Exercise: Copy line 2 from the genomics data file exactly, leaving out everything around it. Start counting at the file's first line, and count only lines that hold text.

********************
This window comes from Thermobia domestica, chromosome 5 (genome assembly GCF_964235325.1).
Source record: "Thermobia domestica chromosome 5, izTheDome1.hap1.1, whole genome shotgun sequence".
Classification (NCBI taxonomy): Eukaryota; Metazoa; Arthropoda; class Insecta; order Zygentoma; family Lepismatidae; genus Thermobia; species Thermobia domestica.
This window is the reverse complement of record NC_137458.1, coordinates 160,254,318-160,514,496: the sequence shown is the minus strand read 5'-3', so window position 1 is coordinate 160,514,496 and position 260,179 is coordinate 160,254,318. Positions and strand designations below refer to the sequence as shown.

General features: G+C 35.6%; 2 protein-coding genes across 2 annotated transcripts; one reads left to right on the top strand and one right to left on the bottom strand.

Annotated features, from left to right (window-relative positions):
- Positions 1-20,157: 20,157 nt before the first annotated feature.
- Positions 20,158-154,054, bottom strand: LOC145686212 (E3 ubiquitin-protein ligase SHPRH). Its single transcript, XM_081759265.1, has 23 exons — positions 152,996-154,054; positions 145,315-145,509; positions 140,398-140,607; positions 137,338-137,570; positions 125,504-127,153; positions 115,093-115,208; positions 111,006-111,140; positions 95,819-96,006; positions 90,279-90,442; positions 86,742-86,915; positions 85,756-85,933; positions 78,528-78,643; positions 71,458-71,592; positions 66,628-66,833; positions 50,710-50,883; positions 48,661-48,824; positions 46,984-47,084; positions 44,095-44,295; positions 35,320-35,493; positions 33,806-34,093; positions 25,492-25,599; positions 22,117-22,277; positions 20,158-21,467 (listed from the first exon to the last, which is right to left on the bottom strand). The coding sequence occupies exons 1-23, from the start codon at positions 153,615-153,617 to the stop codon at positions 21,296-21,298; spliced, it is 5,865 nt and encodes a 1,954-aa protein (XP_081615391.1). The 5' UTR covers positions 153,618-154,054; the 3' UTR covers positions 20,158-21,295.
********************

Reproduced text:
Source record: "Thermobia domestica chromosome 5, izTheDome1.hap1.1, whole genome shotgun sequence".